The Prince and Princess of Wales have visited Aberfan Memorial Garden to pay their respects to those who lost their lives in the disaster.
Their Royal Highnesses were guided around the garden by one of the Aberfan survivors and Professor Peter Vaughan, Lord Lieutenant of Mid Glamorgan.
The memorial garden sits on the site of the Pantglas school which was tragically destroyed in a coal-tip landslide on 21 October 1966.
The incident - which was one of the worst industrial disasters Britain has ever seen - took the lives of 144 people, including 116 children.
Opened in 1974 by Her Late Majesty Queen Elizabeth II, the garden commemorates the victims of the disaster, whilst also providing a place for bereaved parents, siblings, next of kin, survivors, and the whole community to pay their respects.
The moment one-year-old Daniel Williams took a fancy to the Princess of Wales' handbag as she greeted crowds in Aberfan
As the princess met with crowds, she began speaking to Lucy when Daniel snatched her small black handbag from her.
"I am just speechless", Lucy said after the incident.
"It's typical him though. He's a bit of a hurricane, I wouldn't expect anything less!"
Lucy said it was nice to see how the princess reacted in humour.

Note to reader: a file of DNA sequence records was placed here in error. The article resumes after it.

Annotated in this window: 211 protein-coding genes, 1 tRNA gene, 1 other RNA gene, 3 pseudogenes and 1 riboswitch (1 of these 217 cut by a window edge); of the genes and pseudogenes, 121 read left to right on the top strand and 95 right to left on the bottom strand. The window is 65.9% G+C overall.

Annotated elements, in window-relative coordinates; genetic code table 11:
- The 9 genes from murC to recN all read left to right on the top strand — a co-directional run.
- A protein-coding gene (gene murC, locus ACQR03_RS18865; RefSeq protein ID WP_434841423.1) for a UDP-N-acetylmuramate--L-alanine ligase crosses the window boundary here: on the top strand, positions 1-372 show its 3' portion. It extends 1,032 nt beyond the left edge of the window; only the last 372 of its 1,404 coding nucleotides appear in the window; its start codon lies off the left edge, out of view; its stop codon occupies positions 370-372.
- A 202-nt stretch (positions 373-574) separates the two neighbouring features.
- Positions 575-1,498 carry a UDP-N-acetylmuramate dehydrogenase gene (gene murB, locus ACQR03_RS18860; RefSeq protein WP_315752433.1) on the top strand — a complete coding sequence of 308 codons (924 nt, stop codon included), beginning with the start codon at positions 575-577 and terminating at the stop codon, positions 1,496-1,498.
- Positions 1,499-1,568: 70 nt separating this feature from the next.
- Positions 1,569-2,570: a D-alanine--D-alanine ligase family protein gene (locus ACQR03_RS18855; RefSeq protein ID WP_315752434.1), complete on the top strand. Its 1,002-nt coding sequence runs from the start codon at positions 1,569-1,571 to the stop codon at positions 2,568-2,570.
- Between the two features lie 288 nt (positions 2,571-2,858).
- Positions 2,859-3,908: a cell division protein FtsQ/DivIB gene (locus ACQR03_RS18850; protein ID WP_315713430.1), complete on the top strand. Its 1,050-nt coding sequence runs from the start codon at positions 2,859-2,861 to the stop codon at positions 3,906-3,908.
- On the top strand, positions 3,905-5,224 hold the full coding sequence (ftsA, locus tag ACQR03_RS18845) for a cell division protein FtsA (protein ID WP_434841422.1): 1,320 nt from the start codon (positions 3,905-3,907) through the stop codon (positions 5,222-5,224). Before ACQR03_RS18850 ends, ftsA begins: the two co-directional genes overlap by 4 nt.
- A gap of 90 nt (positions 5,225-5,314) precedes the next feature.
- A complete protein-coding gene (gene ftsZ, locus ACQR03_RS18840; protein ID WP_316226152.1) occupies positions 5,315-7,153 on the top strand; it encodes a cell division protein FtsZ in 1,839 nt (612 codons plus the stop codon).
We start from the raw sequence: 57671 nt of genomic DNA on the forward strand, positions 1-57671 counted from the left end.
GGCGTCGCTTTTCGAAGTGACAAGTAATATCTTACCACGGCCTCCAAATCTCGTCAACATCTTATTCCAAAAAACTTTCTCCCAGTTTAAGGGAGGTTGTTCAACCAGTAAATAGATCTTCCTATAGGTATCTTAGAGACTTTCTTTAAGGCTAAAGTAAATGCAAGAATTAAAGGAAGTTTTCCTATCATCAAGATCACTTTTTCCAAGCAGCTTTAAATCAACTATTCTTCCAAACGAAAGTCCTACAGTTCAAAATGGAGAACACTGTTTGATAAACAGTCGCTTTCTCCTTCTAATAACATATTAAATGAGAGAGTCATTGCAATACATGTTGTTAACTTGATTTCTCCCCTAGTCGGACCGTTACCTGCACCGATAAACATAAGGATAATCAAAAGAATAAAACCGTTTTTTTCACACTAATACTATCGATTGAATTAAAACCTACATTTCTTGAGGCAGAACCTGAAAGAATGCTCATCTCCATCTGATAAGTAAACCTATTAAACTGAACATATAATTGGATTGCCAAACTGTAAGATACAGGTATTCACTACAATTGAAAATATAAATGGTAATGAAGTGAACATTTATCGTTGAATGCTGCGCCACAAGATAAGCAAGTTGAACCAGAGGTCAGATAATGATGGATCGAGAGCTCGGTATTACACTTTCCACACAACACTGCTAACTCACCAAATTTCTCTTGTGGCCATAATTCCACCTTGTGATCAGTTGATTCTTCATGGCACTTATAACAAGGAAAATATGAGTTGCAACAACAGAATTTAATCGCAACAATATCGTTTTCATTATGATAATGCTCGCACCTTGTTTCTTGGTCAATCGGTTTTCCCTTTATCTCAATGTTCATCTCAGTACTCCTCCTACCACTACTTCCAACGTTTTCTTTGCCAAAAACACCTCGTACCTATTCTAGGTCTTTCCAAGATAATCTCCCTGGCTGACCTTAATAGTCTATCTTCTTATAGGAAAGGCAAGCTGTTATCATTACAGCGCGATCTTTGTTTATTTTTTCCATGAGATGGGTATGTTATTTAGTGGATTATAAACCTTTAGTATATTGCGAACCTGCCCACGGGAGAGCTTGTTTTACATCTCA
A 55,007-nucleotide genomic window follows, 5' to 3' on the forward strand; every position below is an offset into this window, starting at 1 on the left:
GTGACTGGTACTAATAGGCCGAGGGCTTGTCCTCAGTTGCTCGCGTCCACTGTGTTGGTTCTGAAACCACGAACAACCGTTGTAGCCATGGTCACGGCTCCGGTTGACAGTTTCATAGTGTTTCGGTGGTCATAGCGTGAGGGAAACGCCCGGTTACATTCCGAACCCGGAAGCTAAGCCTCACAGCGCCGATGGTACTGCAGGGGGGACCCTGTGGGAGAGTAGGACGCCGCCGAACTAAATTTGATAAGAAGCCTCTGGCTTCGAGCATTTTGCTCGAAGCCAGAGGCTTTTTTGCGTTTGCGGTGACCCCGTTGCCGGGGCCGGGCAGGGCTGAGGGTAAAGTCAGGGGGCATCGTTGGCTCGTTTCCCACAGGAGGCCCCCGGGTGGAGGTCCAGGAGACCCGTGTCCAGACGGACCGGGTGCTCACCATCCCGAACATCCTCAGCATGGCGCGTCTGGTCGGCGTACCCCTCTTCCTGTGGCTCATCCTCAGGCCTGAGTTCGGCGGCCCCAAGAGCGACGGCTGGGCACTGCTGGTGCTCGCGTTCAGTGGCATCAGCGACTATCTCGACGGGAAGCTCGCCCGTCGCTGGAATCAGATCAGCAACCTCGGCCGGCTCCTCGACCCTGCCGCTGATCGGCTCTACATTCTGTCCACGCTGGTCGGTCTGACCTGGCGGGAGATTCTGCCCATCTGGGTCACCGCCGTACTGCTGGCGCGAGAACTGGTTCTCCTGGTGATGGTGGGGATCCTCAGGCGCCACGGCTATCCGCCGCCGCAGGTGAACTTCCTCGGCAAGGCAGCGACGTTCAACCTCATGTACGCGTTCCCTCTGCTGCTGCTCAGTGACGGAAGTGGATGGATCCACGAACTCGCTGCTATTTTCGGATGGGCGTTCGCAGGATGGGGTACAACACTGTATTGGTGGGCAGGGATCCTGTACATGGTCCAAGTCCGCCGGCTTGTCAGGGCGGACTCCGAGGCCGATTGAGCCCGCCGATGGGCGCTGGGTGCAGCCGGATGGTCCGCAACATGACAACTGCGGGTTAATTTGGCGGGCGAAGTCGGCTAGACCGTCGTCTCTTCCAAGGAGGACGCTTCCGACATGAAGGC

"I think she sympathised with how hard it is with children. She said, 'He can have it to play with, I'll come back for it!' like it was any other person in the street."
The Prince and Princess met trustees from the Aberfan Memorial Trust who are involved in ensuring the maintenance of the garden, alongside some of the ‘Aberfan Wives’, relatives of the children who lost their lives during the disaster.
This is William and Kate's second day in Wales, having abseiled together off a cliff in Bannau Brycheiniog on Thursday where they met with mountain rescuers.
They also took part in other training activities such as medical support exercises, watched a search-dog rescue demonstration, and met current and former team members to hear about their experiences spanning the organisation’s six-decade history.
King Charles III and the Queen Consort met with some of the women who lost loved ones in the Aberfan disaster last September at Cardiff castle.
It was the King's first time visiting the Welsh capital as monarch.
Queen Elizabeth II had a strong connection with the Aberfan community, visiting people who had been affected eight days after the disaster - a decision she was always said to have regretted.
The delay attracted criticism with the Queen's former private secretary, the late Lord Charteris, saying he felt he gave her poor advice.
But many in the village felt her presence helped them during a difficult time, creating a special bond.
Her Majesty went on to revisit several times over the decades including to open a community centre in the 1970s and Ynysowen Community Primary School in 2012.
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